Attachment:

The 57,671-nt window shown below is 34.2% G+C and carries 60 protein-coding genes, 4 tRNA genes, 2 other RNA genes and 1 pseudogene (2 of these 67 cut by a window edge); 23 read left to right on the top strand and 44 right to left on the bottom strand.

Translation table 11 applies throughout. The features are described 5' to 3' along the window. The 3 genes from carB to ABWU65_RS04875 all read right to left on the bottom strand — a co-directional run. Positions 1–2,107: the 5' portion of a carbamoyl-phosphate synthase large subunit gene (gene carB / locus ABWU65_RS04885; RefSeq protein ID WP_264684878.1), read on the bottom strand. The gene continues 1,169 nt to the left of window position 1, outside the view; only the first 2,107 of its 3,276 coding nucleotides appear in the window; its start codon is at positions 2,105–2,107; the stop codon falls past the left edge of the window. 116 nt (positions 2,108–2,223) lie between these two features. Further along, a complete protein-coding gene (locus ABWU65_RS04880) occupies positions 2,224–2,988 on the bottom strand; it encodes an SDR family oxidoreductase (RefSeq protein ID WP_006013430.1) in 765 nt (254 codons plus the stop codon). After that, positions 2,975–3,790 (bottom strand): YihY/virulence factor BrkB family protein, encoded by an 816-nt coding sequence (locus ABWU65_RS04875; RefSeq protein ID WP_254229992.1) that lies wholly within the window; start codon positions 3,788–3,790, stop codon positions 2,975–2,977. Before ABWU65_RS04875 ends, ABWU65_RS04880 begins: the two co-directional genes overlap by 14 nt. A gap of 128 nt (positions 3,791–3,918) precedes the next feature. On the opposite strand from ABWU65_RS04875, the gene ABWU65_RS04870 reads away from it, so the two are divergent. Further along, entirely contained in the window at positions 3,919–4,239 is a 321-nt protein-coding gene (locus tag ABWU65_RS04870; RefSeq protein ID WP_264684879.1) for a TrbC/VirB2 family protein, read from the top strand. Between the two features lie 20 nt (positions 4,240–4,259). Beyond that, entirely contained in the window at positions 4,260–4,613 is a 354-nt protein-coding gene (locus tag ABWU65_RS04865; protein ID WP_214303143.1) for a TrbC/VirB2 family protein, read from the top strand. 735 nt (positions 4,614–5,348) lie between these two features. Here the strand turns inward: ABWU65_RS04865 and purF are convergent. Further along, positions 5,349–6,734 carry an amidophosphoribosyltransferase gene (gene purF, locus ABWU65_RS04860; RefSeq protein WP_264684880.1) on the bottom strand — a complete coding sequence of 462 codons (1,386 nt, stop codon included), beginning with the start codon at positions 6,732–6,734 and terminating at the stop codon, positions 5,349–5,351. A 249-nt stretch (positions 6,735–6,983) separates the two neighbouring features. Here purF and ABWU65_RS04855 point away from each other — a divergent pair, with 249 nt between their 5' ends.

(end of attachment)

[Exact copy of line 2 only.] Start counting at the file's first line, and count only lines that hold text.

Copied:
Translation table 11 applies throughout. The features are described 5' to 3' along the window. The 3 genes from carB to ABWU65_RS04875 all read right to left on the bottom strand — a co-directional run. Positions 1–2,107: the 5' portion of a carbamoyl-phosphate synthase large subunit gene (gene carB / locus ABWU65_RS04885; RefSeq protein ID WP_264684878.1), read on the bottom strand. The gene continues 1,169 nt to the left of window position 1, outside the view; only the first 2,107 of its 3,276 coding nucleotides appear in the window; its start codon is at positions 2,105–2,107; the stop codon falls past the left edge of the window. 116 nt (positions 2,108–2,223) lie between these two features. Further along, a complete protein-coding gene (locus ABWU65_RS04880) occupies positions 2,224–2,988 on the bottom strand; it encodes an SDR family oxidoreductase (RefSeq protein ID WP_006013430.1) in 765 nt (254 codons plus the stop codon). After that, positions 2,975–3,790 (bottom strand): YihY/virulence factor BrkB family protein, encoded by an 816-nt coding sequence (locus ABWU65_RS04875; RefSeq protein ID WP_254229992.1) that lies wholly within the window; start codon positions 3,788–3,790, stop codon positions 2,975–2,977. Before ABWU65_RS04875 ends, ABWU65_RS04880 begins: the two co-directional genes overlap by 14 nt. A gap of 128 nt (positions 3,791–3,918) precedes the next feature. On the opposite strand from ABWU65_RS04875, the gene ABWU65_RS04870 reads away from it, so the two are divergent. Further along, entirely contained in the window at positions 3,919–4,239 is a 321-nt protein-coding gene (locus tag ABWU65_RS04870; RefSeq protein ID WP_264684879.1) for a TrbC/VirB2 family protein, read from the top strand. Between the two features lie 20 nt (positions 4,240–4,259). Beyond that, entirely contained in the window at positions 4,260–4,613 is a 354-nt protein-coding gene (locus tag ABWU65_RS04865; protein ID WP_214303143.1) for a TrbC/VirB2 family protein, read from the top strand. 735 nt (positions 4,614–5,348) lie between these two features. Here the strand turns inward: ABWU65_RS04865 and purF are convergent. Further along, positions 5,349–6,734 carry an amidophosphoribosyltransferase gene (gene purF, locus ABWU65_RS04860; RefSeq protein WP_264684880.1) on the bottom strand — a complete coding sequence of 462 codons (1,386 nt, stop codon included), beginning with the start codon at positions 6,732–6,734 and terminating at the stop codon, positions 5,349–5,351. A 249-nt stretch (positions 6,735–6,983) separates the two neighbouring features. Here purF and ABWU65_RS04855 point away from each other — a divergent pair, with 249 nt between their 5' ends.